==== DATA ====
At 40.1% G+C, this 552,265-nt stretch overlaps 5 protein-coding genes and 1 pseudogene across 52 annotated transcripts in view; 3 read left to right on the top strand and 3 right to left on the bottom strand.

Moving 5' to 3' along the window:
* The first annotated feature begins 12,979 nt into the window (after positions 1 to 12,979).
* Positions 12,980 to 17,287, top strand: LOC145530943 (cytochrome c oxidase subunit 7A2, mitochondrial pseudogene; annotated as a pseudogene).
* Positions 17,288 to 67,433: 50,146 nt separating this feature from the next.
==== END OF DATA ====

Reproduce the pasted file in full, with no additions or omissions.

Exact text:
At 40.1% G+C, this 552,265-nt stretch overlaps 5 protein-coding genes and 1 pseudogene across 52 annotated transcripts in view; 3 read left to right on the top strand and 3 right to left on the bottom strand.

Moving 5' to 3' along the window:
* The first annotated feature begins 12,979 nt into the window (after positions 1 to 12,979).
* Positions 12,980 to 17,287, top strand: LOC145530943 (cytochrome c oxidase subunit 7A2, mitochondrial pseudogene; annotated as a pseudogene).
* Positions 17,288 to 67,433: 50,146 nt separating this feature from the next.